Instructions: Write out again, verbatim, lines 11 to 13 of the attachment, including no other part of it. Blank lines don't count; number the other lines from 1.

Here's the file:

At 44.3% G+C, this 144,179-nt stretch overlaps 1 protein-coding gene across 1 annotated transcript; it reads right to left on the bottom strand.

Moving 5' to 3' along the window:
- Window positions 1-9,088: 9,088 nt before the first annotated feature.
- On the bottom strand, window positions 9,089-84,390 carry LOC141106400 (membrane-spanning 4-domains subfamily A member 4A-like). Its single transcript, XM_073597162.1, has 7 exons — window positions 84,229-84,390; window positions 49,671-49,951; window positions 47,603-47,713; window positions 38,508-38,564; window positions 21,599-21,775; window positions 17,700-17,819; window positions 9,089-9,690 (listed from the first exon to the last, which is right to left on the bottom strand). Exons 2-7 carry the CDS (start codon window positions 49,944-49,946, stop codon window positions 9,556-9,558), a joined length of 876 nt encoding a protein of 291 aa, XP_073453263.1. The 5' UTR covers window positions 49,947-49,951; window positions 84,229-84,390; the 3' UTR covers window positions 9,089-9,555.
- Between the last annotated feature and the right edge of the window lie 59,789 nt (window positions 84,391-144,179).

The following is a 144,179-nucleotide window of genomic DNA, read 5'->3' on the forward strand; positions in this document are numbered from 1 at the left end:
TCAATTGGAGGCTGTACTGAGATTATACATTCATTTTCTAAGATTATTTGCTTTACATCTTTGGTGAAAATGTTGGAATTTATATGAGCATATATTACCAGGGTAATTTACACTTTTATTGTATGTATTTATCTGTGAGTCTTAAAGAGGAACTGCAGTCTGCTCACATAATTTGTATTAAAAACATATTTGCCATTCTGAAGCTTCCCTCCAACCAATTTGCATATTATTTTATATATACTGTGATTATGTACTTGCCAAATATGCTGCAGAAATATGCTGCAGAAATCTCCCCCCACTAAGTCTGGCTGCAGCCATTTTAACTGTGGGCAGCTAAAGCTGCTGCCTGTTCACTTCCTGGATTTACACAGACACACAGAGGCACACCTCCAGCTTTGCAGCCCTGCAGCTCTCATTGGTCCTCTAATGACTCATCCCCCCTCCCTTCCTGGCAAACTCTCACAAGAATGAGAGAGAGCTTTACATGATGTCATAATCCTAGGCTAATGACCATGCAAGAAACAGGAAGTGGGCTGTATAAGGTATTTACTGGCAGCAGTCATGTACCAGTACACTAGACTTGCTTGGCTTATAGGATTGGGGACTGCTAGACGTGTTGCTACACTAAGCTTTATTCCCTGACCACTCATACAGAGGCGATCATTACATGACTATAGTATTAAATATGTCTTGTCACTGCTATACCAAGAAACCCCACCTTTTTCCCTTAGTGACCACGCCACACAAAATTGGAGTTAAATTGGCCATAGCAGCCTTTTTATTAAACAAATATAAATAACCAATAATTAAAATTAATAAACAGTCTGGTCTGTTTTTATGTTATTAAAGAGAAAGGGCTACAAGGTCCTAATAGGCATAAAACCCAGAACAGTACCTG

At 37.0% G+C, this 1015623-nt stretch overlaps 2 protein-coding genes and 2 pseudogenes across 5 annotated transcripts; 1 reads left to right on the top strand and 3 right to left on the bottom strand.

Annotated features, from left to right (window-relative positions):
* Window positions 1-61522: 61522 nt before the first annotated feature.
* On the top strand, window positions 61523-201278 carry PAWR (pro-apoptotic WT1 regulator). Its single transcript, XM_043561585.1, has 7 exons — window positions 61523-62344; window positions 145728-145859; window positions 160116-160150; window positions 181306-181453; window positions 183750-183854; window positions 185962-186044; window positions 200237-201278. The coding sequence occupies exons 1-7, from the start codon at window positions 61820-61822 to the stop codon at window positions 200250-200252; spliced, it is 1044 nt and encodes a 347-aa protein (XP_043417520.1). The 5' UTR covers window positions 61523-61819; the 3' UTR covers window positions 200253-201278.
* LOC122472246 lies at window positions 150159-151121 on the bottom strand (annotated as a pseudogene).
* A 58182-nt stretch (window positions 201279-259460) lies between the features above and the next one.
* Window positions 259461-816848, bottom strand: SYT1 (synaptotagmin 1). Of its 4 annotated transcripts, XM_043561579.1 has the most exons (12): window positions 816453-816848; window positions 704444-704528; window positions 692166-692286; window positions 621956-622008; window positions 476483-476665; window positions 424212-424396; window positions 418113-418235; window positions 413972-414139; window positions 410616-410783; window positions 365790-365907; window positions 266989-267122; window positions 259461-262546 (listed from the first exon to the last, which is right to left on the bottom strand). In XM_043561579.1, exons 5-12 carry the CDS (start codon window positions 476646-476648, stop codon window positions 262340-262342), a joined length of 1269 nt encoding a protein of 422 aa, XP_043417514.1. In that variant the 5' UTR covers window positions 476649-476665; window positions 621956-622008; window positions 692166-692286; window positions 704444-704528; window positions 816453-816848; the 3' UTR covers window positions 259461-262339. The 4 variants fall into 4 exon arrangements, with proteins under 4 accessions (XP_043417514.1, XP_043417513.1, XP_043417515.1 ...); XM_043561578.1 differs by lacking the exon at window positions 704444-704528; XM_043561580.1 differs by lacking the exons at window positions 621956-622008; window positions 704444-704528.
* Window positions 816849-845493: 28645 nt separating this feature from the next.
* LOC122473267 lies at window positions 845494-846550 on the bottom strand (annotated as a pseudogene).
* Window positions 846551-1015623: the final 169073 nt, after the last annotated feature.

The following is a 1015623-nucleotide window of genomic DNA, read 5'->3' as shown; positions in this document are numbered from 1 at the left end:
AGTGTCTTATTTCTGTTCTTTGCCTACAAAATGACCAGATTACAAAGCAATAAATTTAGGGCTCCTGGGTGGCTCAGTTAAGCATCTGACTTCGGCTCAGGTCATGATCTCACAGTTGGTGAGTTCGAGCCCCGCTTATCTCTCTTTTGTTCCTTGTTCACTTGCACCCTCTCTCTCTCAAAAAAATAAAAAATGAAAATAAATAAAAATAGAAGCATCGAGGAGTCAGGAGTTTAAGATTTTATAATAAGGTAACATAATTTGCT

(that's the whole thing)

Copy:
* On the top strand, window positions 61523-201278 carry PAWR (pro-apoptotic WT1 regulator). Its single transcript, XM_043561585.1, has 7 exons — window positions 61523-62344; window positions 145728-145859; window positions 160116-160150; window positions 181306-181453; window positions 183750-183854; window positions 185962-186044; window positions 200237-201278. The coding sequence occupies exons 1-7, from the start codon at window positions 61820-61822 to the stop codon at window positions 200250-200252; spliced, it is 1044 nt and encodes a 347-aa protein (XP_043417520.1). The 5' UTR covers window positions 61523-61819; the 3' UTR covers window positions 200253-201278.
* LOC122472246 lies at window positions 150159-151121 on the bottom strand (annotated as a pseudogene).
* A 58182-nt stretch (window positions 201279-259460) lies between the features above and the next one.